The button-down buttons may need to be positioned slightly further from the edge than where buttonholes are positioned. When the cuff curves around the wrist, the turnback takes up more space than the stand. If the cuff can be folded flat when the button-down buttons are fastened, the stand will bunch when curved around the wrist and make the cuff tighter.

Hidden button-down buttons like a hidden-button-down collar are also an option, but I have never seen anyone make such a cuff. It would look less affected than a visible button-down button.

9. Asymmetrical Cocktail Cuffs

Figure 9.1 shows an unfolded asymmetrical cocktail cuff and Figure 9.2 shows what it looks like when folded.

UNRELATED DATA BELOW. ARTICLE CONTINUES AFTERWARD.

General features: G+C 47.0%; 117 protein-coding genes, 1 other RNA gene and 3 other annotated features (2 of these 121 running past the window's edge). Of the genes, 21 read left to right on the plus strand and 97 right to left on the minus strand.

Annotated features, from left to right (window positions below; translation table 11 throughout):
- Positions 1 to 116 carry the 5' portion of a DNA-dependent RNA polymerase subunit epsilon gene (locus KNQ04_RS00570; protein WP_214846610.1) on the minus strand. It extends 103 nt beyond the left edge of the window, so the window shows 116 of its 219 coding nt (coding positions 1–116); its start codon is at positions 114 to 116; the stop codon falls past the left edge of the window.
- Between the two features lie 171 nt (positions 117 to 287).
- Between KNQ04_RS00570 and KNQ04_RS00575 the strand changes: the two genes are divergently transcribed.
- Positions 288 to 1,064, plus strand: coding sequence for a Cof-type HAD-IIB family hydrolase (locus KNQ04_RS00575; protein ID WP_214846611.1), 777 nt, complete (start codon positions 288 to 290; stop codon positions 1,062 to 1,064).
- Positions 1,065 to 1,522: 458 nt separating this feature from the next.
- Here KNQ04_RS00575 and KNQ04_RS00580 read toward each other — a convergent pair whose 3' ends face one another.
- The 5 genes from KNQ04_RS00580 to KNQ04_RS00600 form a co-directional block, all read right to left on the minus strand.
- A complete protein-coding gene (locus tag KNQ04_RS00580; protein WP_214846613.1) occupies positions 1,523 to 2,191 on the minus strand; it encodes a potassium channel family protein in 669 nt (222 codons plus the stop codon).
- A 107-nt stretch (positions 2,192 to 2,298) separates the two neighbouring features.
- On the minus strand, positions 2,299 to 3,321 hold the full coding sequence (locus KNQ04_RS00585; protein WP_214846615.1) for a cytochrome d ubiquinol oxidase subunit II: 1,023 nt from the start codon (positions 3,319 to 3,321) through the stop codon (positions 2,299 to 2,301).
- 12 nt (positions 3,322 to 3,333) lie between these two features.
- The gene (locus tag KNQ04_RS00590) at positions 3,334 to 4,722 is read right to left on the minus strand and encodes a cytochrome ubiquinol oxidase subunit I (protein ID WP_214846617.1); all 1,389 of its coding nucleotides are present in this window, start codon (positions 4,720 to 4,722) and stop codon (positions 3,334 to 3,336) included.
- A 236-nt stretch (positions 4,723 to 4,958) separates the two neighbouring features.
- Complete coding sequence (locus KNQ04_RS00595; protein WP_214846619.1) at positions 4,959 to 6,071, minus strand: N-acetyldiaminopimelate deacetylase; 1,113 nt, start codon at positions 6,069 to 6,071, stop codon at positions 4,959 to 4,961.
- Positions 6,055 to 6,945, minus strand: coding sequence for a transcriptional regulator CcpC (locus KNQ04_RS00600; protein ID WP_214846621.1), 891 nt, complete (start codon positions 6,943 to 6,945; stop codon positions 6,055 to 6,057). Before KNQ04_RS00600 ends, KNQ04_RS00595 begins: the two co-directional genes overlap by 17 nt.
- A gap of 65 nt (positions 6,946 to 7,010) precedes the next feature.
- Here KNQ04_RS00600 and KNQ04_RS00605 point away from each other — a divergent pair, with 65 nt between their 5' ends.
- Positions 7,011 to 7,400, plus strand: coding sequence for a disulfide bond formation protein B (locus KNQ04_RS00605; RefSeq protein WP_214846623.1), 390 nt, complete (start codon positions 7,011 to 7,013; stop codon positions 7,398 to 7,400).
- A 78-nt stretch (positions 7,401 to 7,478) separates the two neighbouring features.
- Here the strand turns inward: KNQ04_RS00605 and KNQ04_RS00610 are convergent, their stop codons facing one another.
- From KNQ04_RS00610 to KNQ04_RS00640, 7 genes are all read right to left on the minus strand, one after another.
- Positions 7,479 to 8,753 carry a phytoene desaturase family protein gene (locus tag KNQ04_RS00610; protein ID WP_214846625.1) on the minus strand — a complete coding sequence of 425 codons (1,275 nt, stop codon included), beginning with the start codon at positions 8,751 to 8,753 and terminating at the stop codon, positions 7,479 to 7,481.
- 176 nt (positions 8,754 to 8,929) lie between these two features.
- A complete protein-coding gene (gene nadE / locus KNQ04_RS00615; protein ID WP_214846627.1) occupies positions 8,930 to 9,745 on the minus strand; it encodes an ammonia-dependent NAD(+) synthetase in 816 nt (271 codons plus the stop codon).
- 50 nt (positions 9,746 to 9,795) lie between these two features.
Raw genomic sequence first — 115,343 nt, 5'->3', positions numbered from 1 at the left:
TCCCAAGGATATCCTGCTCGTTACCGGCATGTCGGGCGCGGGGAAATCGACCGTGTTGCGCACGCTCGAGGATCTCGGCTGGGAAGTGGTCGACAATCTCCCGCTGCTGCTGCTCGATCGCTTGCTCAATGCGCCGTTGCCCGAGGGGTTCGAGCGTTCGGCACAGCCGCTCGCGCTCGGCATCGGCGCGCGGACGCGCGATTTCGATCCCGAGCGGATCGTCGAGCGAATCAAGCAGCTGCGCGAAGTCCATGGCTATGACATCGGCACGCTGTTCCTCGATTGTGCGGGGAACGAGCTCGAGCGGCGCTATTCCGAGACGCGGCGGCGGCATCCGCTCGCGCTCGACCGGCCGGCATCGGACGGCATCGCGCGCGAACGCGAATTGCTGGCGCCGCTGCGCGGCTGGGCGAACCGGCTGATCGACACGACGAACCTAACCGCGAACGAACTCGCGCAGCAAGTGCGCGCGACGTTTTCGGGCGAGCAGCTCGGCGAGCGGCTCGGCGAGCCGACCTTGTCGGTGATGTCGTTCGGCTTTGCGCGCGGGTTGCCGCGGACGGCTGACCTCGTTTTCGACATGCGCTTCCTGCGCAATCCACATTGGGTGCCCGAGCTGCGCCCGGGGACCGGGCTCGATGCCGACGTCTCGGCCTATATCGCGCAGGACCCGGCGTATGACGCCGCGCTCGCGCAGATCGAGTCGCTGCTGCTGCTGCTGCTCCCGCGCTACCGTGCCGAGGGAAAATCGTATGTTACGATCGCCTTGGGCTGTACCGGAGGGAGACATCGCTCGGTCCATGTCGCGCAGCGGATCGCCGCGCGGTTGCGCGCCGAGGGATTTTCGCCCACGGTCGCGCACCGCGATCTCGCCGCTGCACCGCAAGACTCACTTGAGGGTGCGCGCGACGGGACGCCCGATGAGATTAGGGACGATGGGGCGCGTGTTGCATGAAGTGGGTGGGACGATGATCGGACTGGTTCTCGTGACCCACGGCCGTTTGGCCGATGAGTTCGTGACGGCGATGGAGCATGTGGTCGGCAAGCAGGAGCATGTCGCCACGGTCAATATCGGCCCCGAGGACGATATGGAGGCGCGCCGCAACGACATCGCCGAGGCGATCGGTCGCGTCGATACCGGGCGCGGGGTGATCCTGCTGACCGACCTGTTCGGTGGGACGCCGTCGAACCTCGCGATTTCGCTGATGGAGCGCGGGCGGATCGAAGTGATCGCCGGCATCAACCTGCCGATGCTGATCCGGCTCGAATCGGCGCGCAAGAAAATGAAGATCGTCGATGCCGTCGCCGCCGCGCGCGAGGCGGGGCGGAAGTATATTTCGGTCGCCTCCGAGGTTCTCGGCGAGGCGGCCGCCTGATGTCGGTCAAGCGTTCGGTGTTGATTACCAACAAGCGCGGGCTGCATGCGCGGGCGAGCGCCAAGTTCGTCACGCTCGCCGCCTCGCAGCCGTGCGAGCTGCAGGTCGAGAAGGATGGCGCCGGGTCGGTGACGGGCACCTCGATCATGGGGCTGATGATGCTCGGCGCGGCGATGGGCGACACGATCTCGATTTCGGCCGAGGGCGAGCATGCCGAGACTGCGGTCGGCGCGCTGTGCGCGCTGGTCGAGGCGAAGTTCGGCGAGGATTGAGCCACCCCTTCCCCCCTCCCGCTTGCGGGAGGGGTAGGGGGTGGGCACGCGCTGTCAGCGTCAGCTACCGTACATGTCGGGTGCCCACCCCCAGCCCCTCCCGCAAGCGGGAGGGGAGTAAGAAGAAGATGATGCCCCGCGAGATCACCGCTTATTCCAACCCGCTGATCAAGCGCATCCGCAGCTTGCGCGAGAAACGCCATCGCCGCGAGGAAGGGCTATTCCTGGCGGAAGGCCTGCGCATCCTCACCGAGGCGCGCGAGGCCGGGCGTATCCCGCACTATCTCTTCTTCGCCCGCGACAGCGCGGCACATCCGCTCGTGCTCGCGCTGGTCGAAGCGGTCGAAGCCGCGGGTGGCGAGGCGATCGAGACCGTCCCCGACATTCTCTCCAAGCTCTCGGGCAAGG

Some cocktail cuffs have an asymmetrical design (Figure 9.1), where the button and buttonhole sides of the cuff have different contours. Frank Foster designed a one-button button-down cocktail cuff for me like this, and I’ve also seen it on a cocktail cuff from Sean John. Frank Foster’s asymmetrical design roughly placed the buttoning edge of the cuff centred in the spread, like in Figure 9.2. This contrasts with the typical cocktail cuff shown in Figure 1.2, where the buttons are centred in the spread like they would be in a collar.

Figure 9.3 shows another asymmetrical cocktail cuff design.

Sean John’s design, shown in Figure 9.3, is a fix so that the turnback does not overlap itself. Its button side resembles Figure 5.1 while the the buttonhole side resembles Figure 5.3. This solves the problems that Figures 5.1 and 5.3 have when both sides of the cuff use those respective designs.